Puma have launched their RS-G golf shoes. But can we even call them that? Our self-confessed sneaker freak Alex Perry takes a closer look
It was about 6×4 inches and the absolute bane of my childhood. A small plaque on the side of the pro shop at my club with several illustrated bullet points featuring classic 90s hits such as ‘No football shirts’, ‘No jeans’, and ‘No trainers’.
It was always the wording that made me chuckle. I don’t want to go too far down the golf dress codes route because it’s been done to death and we hardly make it a secret here at NCG that they should be abolished, but why, when writing this plaque, would you single out particular items of clothing?
‘No football shirts’ suggests rugby shirts are OK. ‘No jeans’? Fine, can I play in a tutu? And don’t get me started on ‘No trainers’. The old nightclub argument. Younger people reading this may not remember but there used to dress codes to get into clubs. I can get in with a pair of beaten up Kickers, but my brand new Nike trainers which cost six times as much? Not today thanks.
Also, small-bane-of-my-life plaque, no one’s worn a shell suit this side of the Berlin Wall coming down. And ‘flat beach shoes’? If you mean Crocs, well, you shouldn’t be wearing those anywhere.
But times they are a-changin’ in the world of golf. Even stuffy old traditionalists are ditching spikes for something they can wear on and off the course.
Now I make no secret of the fact I’m obsessed with trainers. Sneaker freaks, I think we’re called. At one time it got so bad I had about 50 pairs piled high in my wardrobe, from my worn-out Kurt Cobain Converse to Air Jordans so shiny they spent three years in the box because I was worried exposing them to fresh air might cause the universe to implode.
But, as with nightclubs, the golf world simply didn’t think you could look smart in trainers.
How wrong could they be?
So it won’t come as a surprise to you to find that I’m a tiny bit excited about Puma’s launch of the RS-G shoes. I had a pair of the original RS a quarter of a century ago and they were rebooted in 2018 with the RS-X.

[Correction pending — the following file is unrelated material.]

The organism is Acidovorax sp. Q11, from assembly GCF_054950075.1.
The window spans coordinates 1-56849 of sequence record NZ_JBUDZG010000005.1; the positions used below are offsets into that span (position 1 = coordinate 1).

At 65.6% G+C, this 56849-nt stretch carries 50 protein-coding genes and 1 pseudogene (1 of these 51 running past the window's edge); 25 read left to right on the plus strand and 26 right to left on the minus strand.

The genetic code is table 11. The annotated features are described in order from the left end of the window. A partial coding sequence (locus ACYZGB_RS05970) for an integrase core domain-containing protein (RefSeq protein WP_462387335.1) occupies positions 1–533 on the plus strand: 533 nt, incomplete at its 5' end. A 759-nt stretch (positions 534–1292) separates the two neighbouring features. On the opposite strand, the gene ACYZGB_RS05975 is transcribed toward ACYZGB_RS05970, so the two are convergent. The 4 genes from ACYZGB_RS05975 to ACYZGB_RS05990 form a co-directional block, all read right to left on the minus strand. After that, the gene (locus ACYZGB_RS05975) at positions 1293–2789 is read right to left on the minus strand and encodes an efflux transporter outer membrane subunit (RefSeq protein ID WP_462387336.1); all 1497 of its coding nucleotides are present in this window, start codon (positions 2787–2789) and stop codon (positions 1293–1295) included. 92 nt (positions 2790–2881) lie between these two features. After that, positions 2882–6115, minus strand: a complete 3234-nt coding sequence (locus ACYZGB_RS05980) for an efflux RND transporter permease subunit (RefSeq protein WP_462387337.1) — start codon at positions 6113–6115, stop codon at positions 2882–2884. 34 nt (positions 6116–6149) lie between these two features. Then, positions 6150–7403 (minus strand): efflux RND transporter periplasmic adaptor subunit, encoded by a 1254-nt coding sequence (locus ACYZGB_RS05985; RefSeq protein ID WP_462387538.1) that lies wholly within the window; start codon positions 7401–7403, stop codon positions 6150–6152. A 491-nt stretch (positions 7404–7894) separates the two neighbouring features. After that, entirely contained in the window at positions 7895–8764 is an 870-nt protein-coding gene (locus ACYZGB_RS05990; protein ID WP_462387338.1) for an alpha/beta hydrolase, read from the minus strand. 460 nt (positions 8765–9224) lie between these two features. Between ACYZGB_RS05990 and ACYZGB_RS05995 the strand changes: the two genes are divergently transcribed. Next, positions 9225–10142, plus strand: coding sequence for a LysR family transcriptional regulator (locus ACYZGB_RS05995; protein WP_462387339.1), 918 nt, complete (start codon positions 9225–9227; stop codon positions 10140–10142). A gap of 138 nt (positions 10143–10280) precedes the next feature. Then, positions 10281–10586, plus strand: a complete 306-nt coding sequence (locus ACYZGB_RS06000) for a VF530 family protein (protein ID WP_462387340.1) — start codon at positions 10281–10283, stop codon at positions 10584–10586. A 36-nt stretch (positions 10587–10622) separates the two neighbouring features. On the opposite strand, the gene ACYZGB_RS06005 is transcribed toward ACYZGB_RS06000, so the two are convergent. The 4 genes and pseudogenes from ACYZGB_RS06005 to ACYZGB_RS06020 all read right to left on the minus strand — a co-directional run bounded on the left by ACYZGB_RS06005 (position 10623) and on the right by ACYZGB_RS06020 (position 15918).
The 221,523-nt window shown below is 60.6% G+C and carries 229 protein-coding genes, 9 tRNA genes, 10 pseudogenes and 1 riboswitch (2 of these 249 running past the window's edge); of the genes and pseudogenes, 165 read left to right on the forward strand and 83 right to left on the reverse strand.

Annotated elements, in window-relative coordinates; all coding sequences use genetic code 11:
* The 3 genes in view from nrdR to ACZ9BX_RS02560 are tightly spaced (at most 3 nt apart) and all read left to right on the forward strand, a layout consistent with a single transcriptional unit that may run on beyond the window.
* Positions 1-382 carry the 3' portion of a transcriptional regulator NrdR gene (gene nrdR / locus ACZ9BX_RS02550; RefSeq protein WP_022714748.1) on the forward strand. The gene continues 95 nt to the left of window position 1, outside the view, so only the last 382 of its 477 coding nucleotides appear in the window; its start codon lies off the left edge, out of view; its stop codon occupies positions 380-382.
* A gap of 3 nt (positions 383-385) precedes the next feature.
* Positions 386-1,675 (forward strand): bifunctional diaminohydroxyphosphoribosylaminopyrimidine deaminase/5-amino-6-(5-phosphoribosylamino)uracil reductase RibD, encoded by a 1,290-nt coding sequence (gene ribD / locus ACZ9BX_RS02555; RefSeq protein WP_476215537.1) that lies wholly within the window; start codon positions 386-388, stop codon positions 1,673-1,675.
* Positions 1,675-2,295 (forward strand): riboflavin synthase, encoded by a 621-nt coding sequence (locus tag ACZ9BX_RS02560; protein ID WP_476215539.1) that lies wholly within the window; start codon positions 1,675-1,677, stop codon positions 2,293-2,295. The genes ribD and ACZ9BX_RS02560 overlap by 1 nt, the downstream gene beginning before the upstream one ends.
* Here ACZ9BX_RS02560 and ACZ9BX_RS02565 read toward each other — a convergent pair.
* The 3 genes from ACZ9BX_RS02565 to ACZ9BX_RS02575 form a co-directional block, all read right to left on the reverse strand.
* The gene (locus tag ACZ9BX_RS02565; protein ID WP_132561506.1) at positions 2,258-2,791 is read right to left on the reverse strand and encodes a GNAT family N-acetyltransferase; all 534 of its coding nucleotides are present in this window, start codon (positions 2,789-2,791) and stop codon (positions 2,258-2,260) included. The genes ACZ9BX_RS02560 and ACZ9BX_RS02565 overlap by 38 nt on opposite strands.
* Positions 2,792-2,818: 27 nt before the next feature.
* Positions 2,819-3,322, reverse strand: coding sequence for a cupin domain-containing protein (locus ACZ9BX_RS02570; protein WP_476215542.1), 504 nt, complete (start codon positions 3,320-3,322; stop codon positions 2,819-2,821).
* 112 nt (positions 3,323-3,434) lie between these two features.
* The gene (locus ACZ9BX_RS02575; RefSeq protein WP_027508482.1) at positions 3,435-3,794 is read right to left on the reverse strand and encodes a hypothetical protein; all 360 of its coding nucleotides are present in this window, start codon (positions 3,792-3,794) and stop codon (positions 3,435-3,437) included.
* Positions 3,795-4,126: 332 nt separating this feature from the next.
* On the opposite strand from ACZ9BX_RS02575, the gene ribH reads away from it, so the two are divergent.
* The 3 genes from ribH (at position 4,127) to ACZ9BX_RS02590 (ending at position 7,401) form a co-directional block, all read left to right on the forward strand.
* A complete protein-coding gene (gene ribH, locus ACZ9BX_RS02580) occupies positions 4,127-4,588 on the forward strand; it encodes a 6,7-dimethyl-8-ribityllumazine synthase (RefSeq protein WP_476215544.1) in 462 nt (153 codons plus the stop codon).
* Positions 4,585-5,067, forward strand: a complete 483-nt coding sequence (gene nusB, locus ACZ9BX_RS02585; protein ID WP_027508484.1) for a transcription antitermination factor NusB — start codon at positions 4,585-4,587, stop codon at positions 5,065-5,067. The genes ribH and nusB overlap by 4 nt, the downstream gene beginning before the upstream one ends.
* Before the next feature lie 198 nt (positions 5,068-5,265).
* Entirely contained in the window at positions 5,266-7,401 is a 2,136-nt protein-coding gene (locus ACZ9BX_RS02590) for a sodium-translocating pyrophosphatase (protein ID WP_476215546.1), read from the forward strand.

Now we’ve got a pair for the golf course. Not hugely different from the RS-X other than featuring all the technology you need in a shoe to make it usable on the fairways.
But if you are a traditionalist then not to worry because Puma have remembered that this is golf and explained that the RS-G are available in a variety of “colourways” – in what other walks of life do we use that word? – including “Vaporous Grey/Thyme/Pureed Pumpkin”. That’s grey, green and orange if you’re still scrunching up your nose.
Or, and this is my favourite, “Black/Quiet Shade/Dark Shadow”. That’s black, a slightly different black, and another slightly different black to you and me. Look, here they are being worn at night…
And girls don’t like pink any more, they like “Peachskin/High Rise”…
You can do anything in these trainers! Here’s Rickie Fowler fishing in them!
Joking aside, while trainer-style golf shoes are nothing new, there has always been an element of traditional golf shoe about them. This is the next phase from Puma. And it’s really exciting.
If, at any point, you’ve ever been able to smugly utter the words “Actually, they are golf shoes” then imagine how you’re going to feel with these on your feet.
This is a statement. Viva la revolucion.
If you want to read more about the technology implemented in the RS-G golf trainers, then equipment editor Hannah Holden has more information in her All the Gear column. Let me know what you think in the comments section below or you can tweet me.
- Related: Did I tell you about the time I wore trainers in a clubhouse?
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